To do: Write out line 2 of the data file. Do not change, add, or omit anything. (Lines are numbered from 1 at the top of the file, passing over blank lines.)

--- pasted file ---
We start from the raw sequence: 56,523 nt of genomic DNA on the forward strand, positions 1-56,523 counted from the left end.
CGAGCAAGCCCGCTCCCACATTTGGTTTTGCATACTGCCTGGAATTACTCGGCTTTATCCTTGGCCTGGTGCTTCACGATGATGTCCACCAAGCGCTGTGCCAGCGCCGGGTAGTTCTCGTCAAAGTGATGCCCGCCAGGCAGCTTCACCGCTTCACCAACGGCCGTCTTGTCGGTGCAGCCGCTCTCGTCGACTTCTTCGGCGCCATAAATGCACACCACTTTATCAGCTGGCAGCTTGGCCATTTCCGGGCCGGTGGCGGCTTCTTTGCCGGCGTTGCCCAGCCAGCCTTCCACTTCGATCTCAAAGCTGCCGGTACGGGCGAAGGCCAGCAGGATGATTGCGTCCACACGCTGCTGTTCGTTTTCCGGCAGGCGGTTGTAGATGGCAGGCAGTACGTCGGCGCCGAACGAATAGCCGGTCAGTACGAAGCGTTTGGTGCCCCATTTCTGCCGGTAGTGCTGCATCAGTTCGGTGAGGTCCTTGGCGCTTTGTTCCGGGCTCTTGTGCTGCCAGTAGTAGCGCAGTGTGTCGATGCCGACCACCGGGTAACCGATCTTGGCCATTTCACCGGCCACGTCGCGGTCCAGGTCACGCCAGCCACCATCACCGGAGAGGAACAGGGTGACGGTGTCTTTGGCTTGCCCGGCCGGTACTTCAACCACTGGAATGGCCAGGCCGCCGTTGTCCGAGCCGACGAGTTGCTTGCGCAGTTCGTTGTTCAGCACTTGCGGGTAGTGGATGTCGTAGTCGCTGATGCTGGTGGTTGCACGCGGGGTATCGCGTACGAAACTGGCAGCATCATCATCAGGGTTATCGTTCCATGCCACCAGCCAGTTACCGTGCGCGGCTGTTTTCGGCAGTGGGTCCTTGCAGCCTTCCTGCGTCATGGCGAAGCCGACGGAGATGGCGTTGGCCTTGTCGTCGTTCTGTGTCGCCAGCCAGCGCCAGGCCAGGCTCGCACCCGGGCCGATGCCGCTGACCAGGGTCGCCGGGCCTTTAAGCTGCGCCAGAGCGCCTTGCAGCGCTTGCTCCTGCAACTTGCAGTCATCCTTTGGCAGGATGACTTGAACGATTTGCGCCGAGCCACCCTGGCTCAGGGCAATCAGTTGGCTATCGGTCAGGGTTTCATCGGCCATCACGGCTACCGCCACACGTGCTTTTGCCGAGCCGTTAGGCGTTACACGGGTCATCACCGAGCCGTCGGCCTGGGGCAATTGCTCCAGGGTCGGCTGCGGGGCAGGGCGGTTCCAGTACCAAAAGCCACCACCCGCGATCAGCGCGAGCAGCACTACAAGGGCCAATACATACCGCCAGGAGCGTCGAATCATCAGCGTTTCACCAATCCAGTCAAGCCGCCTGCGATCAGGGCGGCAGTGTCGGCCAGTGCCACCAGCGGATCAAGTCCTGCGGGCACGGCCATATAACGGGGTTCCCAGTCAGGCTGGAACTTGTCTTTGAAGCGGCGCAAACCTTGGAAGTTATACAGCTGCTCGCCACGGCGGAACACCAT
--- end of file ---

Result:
CGAGCAAGCCCGCTCCCACATTTGGTTTTGCATACTGCCTGGAATTACTCGGCTTTATCCTTGGCCTGGTGCTTCACGATGATGTCCACCAAGCGCTGTGCCAGCGCCGGGTAGTTCTCGTCAAAGTGATGCCCGCCAGGCAGCTTCACCGCTTCACCAACGGCCGTCTTGTCGGTGCAGCCGCTCTCGTCGACTTCTTCGGCGCCATAAATGCACACCACTTTATCAGCTGGCAGCTTGGCCATTTCCGGGCCGGTGGCGGCTTCTTTGCCGGCGTTGCCCAGCCAGCCTTCCACTTCGATCTCAAAGCTGCCGGTACGGGCGAAGGCCAGCAGGATGATTGCGTCCACACGCTGCTGTTCGTTTTCCGGCAGGCGGTTGTAGATGGCAGGCAGTACGTCGGCGCCGAACGAATAGCCGGTCAGTACGAAGCGTTTGGTGCCCCATTTCTGCCGGTAGTGCTGCATCAGTTCGGTGAGGTCCTTGGCGCTTTGTTCCGGGCTCTTGTGCTGCCAGTAGTAGCGCAGTGTGTCGATGCCGACCACCGGGTAACCGATCTTGGCCATTTCACCGGCCACGTCGCGGTCCAGGTCACGCCAGCCACCATCACCGGAGAGGAACAGGGTGACGGTGTCTTTGGCTTGCCCGGCCGGTACTTCAACCACTGGAATGGCCAGGCCGCCGTTGTCCGAGCCGACGAGTTGCTTGCGCAGTTCGTTGTTCAGCACTTGCGGGTAGTGGATGTCGTAGTCGCTGATGCTGGTGGTTGCACGCGGGGTATCGCGTACGAAACTGGCAGCATCATCATCAGGGTTATCGTTCCATGCCACCAGCCAGTTACCGTGCGCGGCTGTTTTCGGCAGTGGGTCCTTGCAGCCTTCCTGCGTCATGGCGAAGCCGACGGAGATGGCGTTGGCCTTGTCGTCGTTCTGTGTCGCCAGCCAGCGCCAGGCCAGGCTCGCACCCGGGCCGATGCCGCTGACCAGGGTCGCCGGGCCTTTAAGCTGCGCCAGAGCGCCTTGCAGCGCTTGCTCCTGCAACTTGCAGTCATCCTTTGGCAGGATGACTTGAACGATTTGCGCCGAGCCACCCTGGCTCAGGGCAATCAGTTGGCTATCGGTCAGGGTTTCATCGGCCATCACGGCTACCGCCACACGTGCTTTTGCCGAGCCGTTAGGCGTTACACGGGTCATCACCGAGCCGTCGGCCTGGGGCAATTGCTCCAGGGTCGGCTGCGGGGCAGGGCGGTTCCAGTACCAAAAGCCACCACCCGCGATCAGCGCGAGCAGCACTACAAGGGCCAATACATACCGCCAGGAGCGTCGAATCATCAGCGTTTCACCAATCCAGTCAAGCCGCCTGCGATCAGGGCGGCAGTGTCGGCCAGTGCCACCAGCGGATCAAGTCCTGCGGGCACGGCCATATAACGGGGTTCCCAGTCAGGCTGGAACTTGTCTTTGAAGCGGCGCAAACCTTGGAAGTTATACAGCTGCTCGCCACGGCGGAACACCAT